A multibillion-dollar whistleblower lawsuit against 315 auto insurance companies who are accused of sticking taxpayers with billions in health care costs was unsealed Friday in Detroit.
At issue are medical costs that are picked up by Medicare and Medicaid after a motorist gets in an accident. By law, the suit alleges, insurance companies are supposed to reimburse the government for those medical bills.
But too often, the suit alleges, insurance companies don't pay anything, forcing taxpayers to cover the bills that they're supposed to pay.
"It's huge, massive — and all the insurance companies do it," said Troy attorney Shereef Akeel, one of many lawyers working on the lawsuit, which was filed under seal two years ago on behalf of the U.S. government and multiple states, including Michigan.
"We’re hoping to change the behavior of the insurance companies to automatically pay back the government when the government pays first," Akeel said, "and to recoup the billions of dollars that has been kept in the private insurance industry and bring it back to the public sector where it belongs."
The lawsuit does not put an exact dollar figure on the alleged losses to the government, stating only that billions have been lost.
The suit was unsealed in U.S. District Court in Detroit on Friday afternoon on behalf of the U.S. government and Michigan, California, Connecticut, Florida, Illinois, Massachusetts, New York, Ohio, Rhode Island, Texas, and the government of Puerto Rico.
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This case is known as a qui tam lawsuit, which is brought by a whistleblower against entities accused of defrauding the government. In this case, the whistleblower is MSP Recovery, a Medicare and Medicaid recovery firm in Coral Gables, Florida, that specializes in helping governments recover claims they should never have paid.
In this case, MSP is hoping to help governments recover medical bills they have paid for insured drivers.
"This is costing the government billions and billions of dollars," said Florida attorney John Ruiz, founder of the MSP Recovery law firm. "What we have uncovered is that these primary payers (insurance companies) are aware of the situation. ... The system is totally flawed. They know it’s flawed, and they purposely hide information in order to avoid making payments."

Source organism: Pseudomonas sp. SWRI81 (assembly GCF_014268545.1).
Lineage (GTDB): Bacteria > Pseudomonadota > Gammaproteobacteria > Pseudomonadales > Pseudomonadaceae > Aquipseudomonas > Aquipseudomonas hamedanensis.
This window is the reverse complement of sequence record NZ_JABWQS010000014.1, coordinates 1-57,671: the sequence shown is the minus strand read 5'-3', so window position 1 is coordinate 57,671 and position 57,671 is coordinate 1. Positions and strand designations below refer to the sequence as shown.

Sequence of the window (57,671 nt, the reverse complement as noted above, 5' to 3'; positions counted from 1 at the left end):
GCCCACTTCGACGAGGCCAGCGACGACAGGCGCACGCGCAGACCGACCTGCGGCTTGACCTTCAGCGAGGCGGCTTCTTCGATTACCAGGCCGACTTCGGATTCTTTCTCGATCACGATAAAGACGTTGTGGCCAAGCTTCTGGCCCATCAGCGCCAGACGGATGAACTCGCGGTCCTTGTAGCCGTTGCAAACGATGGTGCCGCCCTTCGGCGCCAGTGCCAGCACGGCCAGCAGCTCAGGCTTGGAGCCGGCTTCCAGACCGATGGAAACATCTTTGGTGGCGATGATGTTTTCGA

The suit also accuses insurance companies of "intentionally and systematically" failing to "accurately and completely report accident information involving their" customers.
"If we pay, you gotta pay us back," said Akeel, who is working with multiple law firms in Florida on behalf of the government plaintiffs.
In bringing the lawsuit, lawyers and data specialists collected millions of accident reports, terabytes of Medicare and Medicaid claims data, hospital records, and reimbursement data.
The 215-page lawsuit opens with a brief explanation about how government health care plans should pay "last — if ever" where there is primary or private health coverage. And if the government pays first, the suit says, the "primary plan must reimburse within 60 days."
But, too often, the suit states, Medicare is "in the dark" about how much it is owed by private health insurers.
According to the lawsuit, Congress enacted a reporting requirement that, if complied with, would "take Medicare out of the dark and expose unreimbursed payments."
This reporting requirement, referred to as Section 111 reporting, requires insurance companies to notify Medicare when it has accepted responsibility to pay for a Medicare beneficiary’s medical expenses. This requirement, in theory, would allow Medicare to identify and recover the payments it makes each year for accident victims.
But it doesn't work that way, the suit alleges.
"Contrary to congressional intent, (insurance companies) have built into their business model a scheme to ensure that Medicare remains in the dark as to the majority of unreimbursed secondary payments," the suit states.
None of the defendants has yet been served with the lawsuit.
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